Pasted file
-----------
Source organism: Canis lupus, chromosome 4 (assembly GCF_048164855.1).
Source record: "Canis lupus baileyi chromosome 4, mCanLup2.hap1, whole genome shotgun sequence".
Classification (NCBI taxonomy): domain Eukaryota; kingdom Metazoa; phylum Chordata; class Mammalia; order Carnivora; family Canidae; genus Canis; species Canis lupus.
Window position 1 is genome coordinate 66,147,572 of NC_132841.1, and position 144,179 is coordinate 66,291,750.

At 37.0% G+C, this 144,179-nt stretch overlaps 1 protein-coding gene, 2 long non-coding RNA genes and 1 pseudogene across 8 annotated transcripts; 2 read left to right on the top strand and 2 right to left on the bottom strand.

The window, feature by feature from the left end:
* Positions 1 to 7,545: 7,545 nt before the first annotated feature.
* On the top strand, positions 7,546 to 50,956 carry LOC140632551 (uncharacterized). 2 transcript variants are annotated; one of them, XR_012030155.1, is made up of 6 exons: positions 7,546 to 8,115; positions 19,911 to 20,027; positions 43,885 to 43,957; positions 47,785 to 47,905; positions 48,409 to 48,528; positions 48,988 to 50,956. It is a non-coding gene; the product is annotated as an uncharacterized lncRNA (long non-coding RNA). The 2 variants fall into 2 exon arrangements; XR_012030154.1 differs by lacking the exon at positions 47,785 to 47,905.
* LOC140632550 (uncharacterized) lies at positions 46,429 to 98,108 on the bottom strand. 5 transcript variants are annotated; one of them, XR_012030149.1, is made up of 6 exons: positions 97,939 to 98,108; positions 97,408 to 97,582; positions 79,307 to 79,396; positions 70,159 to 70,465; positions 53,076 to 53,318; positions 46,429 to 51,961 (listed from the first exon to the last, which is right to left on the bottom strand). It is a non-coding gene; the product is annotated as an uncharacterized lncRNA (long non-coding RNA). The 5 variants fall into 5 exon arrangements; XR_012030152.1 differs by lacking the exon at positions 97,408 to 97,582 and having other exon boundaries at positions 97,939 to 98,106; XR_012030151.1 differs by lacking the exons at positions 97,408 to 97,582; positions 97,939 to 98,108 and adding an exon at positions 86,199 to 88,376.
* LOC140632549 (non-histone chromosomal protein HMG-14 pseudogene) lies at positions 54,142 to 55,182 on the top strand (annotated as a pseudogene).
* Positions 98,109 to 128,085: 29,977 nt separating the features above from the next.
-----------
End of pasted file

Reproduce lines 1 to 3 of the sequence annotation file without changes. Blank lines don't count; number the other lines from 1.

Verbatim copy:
Source organism: Canis lupus, chromosome 4 (assembly GCF_048164855.1).
Source record: "Canis lupus baileyi chromosome 4, mCanLup2.hap1, whole genome shotgun sequence".
Classification (NCBI taxonomy): domain Eukaryota; kingdom Metazoa; phylum Chordata; class Mammalia; order Carnivora; family Canidae; genus Canis; species Canis lupus.